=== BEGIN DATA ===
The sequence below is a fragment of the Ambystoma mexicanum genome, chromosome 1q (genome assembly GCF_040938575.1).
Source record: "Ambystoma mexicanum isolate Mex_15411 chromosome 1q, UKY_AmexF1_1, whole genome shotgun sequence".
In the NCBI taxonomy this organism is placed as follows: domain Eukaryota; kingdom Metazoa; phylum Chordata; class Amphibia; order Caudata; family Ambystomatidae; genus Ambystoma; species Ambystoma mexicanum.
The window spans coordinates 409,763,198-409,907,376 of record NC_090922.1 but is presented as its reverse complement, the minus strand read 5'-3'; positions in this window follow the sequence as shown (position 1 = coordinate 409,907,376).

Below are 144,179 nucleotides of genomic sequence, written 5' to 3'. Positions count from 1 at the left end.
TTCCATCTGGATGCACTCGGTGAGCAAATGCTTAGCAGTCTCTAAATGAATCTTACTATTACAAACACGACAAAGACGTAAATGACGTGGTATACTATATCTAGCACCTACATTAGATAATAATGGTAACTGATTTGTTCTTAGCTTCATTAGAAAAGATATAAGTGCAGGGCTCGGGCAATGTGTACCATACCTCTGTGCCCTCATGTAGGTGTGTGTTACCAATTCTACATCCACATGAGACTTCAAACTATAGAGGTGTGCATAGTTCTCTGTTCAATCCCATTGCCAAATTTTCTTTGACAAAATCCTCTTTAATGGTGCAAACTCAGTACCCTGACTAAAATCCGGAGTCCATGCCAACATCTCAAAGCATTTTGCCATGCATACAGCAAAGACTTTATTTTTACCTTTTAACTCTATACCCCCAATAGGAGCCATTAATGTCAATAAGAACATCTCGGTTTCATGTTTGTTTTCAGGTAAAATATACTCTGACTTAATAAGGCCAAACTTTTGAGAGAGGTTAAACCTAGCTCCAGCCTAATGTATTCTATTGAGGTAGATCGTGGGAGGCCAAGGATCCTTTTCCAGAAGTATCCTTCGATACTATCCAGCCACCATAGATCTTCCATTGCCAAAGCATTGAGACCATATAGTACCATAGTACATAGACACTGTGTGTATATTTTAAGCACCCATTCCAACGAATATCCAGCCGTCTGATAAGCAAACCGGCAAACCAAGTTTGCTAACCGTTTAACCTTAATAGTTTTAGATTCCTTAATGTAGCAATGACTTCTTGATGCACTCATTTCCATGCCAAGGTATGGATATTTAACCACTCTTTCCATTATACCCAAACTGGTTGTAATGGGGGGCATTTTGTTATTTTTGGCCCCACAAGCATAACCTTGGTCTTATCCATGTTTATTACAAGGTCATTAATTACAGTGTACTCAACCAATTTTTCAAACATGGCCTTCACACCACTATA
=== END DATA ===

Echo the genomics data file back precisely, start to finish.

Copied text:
The sequence below is a fragment of the Ambystoma mexicanum genome, chromosome 1q (genome assembly GCF_040938575.1).
Source record: "Ambystoma mexicanum isolate Mex_15411 chromosome 1q, UKY_AmexF1_1, whole genome shotgun sequence".
In the NCBI taxonomy this organism is placed as follows: domain Eukaryota; kingdom Metazoa; phylum Chordata; class Amphibia; order Caudata; family Ambystomatidae; genus Ambystoma; species Ambystoma mexicanum.
The window spans coordinates 409,763,198-409,907,376 of record NC_090922.1 but is presented as its reverse complement, the minus strand read 5'-3'; positions in this window follow the sequence as shown (position 1 = coordinate 409,907,376).

Below are 144,179 nucleotides of genomic sequence, written 5' to 3'. Positions count from 1 at the left end.
TTCCATCTGGATGCACTCGGTGAGCAAATGCTTAGCAGTCTCTAAATGAATCTTACTATTACAAACACGACAAAGACGTAAATGACGTGGTATACTATATCTAGCACCTACATTAGATAATAATGGTAACTGATTTGTTCTTAGCTTCATTAGAAAAGATATAAGTGCAGGGCTCGGGCAATGTGTACCATACCTCTGTGCCCTCATGTAGGTGTGTGTTACCAATTCTACATCCACATGAGACTTCAAACTATAGAGGTGTGCATAGTTCTCTGTTCAATCCCATTGCCAAATTTTCTTTGACAAAATCCTCTTTAATGGTGCAAACTCAGTACCCTGACTAAAATCCGGAGTCCATGCCAACATCTCAAAGCATTTTGCCATGCATACAGCAAAGACTTTATTTTTACCTTTTAACTCTATACCCCCAATAGGAGCCATTAATGTCAATAAGAACATCTCGGTTTCATGTTTGTTTTCAGGTAAAATATACTCTGACTTAATAAGGCCAAACTTTTGAGAGAGGTTAAACCTAGCTCCAGCCTAATGTATTCTATTGAGGTAGATCGTGGGAGGCCAAGGATCCTTTTCCAGAAGTATCCTTCGATACTATCCAGCCACCATAGATCTTCCATTGCCAAAGCATTGAGACCATATAGTACCATAGTACATAGACACTGTGTGTATATTTTAAGCACCCATTCCAACGAATATCCAGCCGTCTGATAAGCAAACCGGCAAACCAAGTTTGCTAACCGTTTAACCTTAATAGTTTTAGATTCCTTAATGTAGCAATGACTTCTTGATGCACTCATTTCCATGCCAAGGTATGGATATTTAACCACTCTTTCCATTATACCCAAACTGGTTGTAATGGGGGGCATTTTGTTATTTTTGGCCCCACAAGCATAACCTTGGTCTTATCCATGTTTATTACAAGGTCATTAATTACAGTGTACTCAACCAATTTTTCAAACATGGCCTTCACACCACTATA